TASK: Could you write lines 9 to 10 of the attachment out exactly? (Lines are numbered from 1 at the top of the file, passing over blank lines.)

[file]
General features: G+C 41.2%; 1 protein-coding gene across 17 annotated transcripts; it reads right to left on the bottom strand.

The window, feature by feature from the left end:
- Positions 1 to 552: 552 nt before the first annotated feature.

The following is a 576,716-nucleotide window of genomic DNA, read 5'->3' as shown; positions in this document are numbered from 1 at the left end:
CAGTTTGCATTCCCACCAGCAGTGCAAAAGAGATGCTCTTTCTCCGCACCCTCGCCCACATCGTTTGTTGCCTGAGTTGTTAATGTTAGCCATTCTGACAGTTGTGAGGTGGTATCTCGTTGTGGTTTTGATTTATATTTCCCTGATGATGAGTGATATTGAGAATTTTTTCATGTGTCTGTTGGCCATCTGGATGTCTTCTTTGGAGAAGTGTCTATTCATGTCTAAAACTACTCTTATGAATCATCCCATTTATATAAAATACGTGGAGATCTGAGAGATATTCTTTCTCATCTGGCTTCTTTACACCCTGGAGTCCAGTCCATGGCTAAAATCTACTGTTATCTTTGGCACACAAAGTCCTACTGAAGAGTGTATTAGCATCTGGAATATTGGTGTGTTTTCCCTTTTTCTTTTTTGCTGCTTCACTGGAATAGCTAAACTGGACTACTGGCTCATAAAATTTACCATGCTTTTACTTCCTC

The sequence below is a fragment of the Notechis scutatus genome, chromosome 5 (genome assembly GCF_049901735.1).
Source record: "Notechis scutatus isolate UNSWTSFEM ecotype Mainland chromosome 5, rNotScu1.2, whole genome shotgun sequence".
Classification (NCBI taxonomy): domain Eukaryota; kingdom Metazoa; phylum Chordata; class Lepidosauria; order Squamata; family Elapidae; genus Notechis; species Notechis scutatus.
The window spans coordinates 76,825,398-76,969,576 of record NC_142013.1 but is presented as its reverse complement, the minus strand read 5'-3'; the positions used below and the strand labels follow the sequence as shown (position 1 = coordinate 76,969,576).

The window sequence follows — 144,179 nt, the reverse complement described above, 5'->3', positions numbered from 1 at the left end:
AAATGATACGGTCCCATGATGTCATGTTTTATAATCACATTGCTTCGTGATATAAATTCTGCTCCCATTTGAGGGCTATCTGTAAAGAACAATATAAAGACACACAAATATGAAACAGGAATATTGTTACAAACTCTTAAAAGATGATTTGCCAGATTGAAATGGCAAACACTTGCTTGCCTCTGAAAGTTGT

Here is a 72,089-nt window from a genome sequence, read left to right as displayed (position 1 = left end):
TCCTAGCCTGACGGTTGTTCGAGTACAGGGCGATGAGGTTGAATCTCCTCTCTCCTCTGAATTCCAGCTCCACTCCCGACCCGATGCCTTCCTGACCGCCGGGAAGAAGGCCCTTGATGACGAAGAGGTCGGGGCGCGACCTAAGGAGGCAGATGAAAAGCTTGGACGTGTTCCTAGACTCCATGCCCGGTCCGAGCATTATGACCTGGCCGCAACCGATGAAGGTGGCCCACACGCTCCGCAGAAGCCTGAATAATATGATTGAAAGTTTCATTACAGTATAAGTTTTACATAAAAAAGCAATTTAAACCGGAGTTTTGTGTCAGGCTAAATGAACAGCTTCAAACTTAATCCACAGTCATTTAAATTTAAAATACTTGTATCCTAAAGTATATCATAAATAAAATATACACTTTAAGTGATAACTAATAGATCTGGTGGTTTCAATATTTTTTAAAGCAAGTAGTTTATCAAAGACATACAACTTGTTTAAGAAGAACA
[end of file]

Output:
The window spans coordinates 76,825,398-76,969,576 of record NC_142013.1 but is presented as its reverse complement, the minus strand read 5'-3'; the positions used below and the strand labels follow the sequence as shown (position 1 = coordinate 76,969,576).

The window sequence follows — 144,179 nt, the reverse complement described above, 5'->3', positions numbered from 1 at the left end: